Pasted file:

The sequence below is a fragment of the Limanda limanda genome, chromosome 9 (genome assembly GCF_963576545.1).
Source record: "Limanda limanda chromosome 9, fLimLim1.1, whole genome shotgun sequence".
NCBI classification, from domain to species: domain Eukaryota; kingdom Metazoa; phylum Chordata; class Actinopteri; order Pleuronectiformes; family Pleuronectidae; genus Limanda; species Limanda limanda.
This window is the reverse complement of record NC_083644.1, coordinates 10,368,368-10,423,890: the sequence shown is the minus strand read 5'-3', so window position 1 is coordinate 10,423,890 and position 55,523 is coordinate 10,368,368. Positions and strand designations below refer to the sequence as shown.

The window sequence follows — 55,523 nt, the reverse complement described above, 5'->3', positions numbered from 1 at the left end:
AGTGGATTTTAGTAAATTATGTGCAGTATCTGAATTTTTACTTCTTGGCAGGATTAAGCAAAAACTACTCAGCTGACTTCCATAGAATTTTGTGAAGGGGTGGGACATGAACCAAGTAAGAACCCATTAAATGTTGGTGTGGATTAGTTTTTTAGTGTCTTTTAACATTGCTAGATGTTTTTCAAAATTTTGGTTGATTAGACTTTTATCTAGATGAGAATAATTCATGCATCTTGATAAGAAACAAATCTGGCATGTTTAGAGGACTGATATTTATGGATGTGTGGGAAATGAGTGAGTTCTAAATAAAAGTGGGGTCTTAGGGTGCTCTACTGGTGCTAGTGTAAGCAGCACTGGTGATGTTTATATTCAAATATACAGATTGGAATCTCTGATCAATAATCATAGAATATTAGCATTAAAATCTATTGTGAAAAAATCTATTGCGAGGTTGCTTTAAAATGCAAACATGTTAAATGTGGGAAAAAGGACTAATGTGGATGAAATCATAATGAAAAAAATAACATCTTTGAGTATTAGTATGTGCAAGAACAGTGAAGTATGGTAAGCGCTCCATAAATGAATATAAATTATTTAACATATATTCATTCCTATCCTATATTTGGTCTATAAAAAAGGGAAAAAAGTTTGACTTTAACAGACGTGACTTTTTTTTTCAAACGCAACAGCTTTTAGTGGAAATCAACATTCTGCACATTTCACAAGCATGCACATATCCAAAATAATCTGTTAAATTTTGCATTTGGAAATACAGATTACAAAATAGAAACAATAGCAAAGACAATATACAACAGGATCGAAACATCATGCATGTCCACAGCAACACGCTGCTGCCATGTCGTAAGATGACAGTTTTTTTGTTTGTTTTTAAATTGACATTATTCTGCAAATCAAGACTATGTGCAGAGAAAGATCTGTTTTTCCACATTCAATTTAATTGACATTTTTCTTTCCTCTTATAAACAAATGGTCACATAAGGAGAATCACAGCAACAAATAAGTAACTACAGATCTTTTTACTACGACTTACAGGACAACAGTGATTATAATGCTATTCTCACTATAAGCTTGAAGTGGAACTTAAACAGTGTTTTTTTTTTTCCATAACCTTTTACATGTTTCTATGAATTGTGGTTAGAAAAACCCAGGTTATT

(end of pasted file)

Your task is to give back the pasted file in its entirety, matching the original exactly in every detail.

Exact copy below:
The sequence below is a fragment of the Limanda limanda genome, chromosome 9 (genome assembly GCF_963576545.1).
Source record: "Limanda limanda chromosome 9, fLimLim1.1, whole genome shotgun sequence".
NCBI classification, from domain to species: domain Eukaryota; kingdom Metazoa; phylum Chordata; class Actinopteri; order Pleuronectiformes; family Pleuronectidae; genus Limanda; species Limanda limanda.
This window is the reverse complement of record NC_083644.1, coordinates 10,368,368-10,423,890: the sequence shown is the minus strand read 5'-3', so window position 1 is coordinate 10,423,890 and position 55,523 is coordinate 10,368,368. Positions and strand designations below refer to the sequence as shown.

The window sequence follows — 55,523 nt, the reverse complement described above, 5'->3', positions numbered from 1 at the left end:
AGTGGATTTTAGTAAATTATGTGCAGTATCTGAATTTTTACTTCTTGGCAGGATTAAGCAAAAACTACTCAGCTGACTTCCATAGAATTTTGTGAAGGGGTGGGACATGAACCAAGTAAGAACCCATTAAATGTTGGTGTGGATTAGTTTTTTAGTGTCTTTTAACATTGCTAGATGTTTTTCAAAATTTTGGTTGATTAGACTTTTATCTAGATGAGAATAATTCATGCATCTTGATAAGAAACAAATCTGGCATGTTTAGAGGACTGATATTTATGGATGTGTGGGAAATGAGTGAGTTCTAAATAAAAGTGGGGTCTTAGGGTGCTCTACTGGTGCTAGTGTAAGCAGCACTGGTGATGTTTATATTCAAATATACAGATTGGAATCTCTGATCAATAATCATAGAATATTAGCATTAAAATCTATTGTGAAAAAATCTATTGCGAGGTTGCTTTAAAATGCAAACATGTTAAATGTGGGAAAAAGGACTAATGTGGATGAAATCATAATGAAAAAAATAACATCTTTGAGTATTAGTATGTGCAAGAACAGTGAAGTATGGTAAGCGCTCCATAAATGAATATAAATTATTTAACATATATTCATTCCTATCCTATATTTGGTCTATAAAAAAGGGAAAAAAGTTTGACTTTAACAGACGTGACTTTTTTTTTCAAACGCAACAGCTTTTAGTGGAAATCAACATTCTGCACATTTCACAAGCATGCACATATCCAAAATAATCTGTTAAATTTTGCATTTGGAAATACAGATTACAAAATAGAAACAATAGCAAAGACAATATACAACAGGATCGAAACATCATGCATGTCCACAGCAACACGCTGCTGCCATGTCGTAAGATGACAGTTTTTTTGTTTGTTTTTAAATTGACATTATTCTGCAAATCAAGACTATGTGCAGAGAAAGATCTGTTTTTCCACATTCAATTTAATTGACATTTTTCTTTCCTCTTATAAACAAATGGTCACATAAGGAGAATCACAGCAACAAATAAGTAACTACAGATCTTTTTACTACGACTTACAGGACAACAGTGATTATAATGCTATTCTCACTATAAGCTTGAAGTGGAACTTAAACAGTGTTTTTTTTTTTCCATAACCTTTTACATGTTTCTATGAATTGTGGTTAGAAAAACCCAGGTTATT